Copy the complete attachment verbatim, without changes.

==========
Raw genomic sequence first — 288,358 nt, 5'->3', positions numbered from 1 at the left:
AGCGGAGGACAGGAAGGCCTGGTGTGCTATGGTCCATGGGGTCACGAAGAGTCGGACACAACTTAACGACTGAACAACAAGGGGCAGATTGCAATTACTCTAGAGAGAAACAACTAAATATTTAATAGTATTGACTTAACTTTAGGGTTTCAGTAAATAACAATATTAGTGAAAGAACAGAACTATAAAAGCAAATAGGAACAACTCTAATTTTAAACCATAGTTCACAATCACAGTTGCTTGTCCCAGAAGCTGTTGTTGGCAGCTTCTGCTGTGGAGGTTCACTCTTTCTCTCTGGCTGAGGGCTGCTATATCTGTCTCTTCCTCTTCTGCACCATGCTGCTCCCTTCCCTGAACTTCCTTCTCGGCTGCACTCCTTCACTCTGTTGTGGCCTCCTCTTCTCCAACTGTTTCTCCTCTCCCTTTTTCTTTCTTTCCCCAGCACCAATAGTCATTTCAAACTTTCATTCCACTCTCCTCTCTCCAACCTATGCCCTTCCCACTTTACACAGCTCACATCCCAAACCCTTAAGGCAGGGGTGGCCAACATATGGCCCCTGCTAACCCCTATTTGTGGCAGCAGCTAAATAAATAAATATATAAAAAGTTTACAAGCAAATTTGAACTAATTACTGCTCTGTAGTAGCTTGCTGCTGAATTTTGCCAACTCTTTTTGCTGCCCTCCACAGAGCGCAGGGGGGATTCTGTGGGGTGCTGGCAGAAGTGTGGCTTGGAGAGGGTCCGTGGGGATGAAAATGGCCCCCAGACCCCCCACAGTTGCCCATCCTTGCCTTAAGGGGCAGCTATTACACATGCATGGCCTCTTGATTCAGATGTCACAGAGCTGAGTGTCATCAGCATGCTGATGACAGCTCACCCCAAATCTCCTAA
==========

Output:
Raw genomic sequence first — 288,358 nt, 5'->3', positions numbered from 1 at the left:
AGCGGAGGACAGGAAGGCCTGGTGTGCTATGGTCCATGGGGTCACGAAGAGTCGGACACAACTTAACGACTGAACAACAAGGGGCAGATTGCAATTACTCTAGAGAGAAACAACTAAATATTTAATAGTATTGACTTAACTTTAGGGTTTCAGTAAATAACAATATTAGTGAAAGAACAGAACTATAAAAGCAAATAGGAACAACTCTAATTTTAAACCATAGTTCACAATCACAGTTGCTTGTCCCAGAAGCTGTTGTTGGCAGCTTCTGCTGTGGAGGTTCACTCTTTCTCTCTGGCTGAGGGCTGCTATATCTGTCTCTTCCTCTTCTGCACCATGCTGCTCCCTTCCCTGAACTTCCTTCTCGGCTGCACTCCTTCACTCTGTTGTGGCCTCCTCTTCTCCAACTGTTTCTCCTCTCCCTTTTTCTTTCTTTCCCCAGCACCAATAGTCATTTCAAACTTTCATTCCACTCTCCTCTCTCCAACCTATGCCCTTCCCACTTTACACAGCTCACATCCCAAACCCTTAAGGCAGGGGTGGCCAACATATGGCCCCTGCTAACCCCTATTTGTGGCAGCAGCTAAATAAATAAATATATAAAAAGTTTACAAGCAAATTTGAACTAATTACTGCTCTGTAGTAGCTTGCTGCTGAATTTTGCCAACTCTTTTTGCTGCCCTCCACAGAGCGCAGGGGGGATTCTGTGGGGTGCTGGCAGAAGTGTGGCTTGGAGAGGGTCCGTGGGGATGAAAATGGCCCCCAGACCCCCCACAGTTGCCCATCCTTGCCTTAAGGGGCAGCTATTACACATGCATGGCCTCTTGATTCAGATGTCACAGAGCTGAGTGTCATCAGCATGCTGATGACAGCTCACCCCAAATCTCCTAA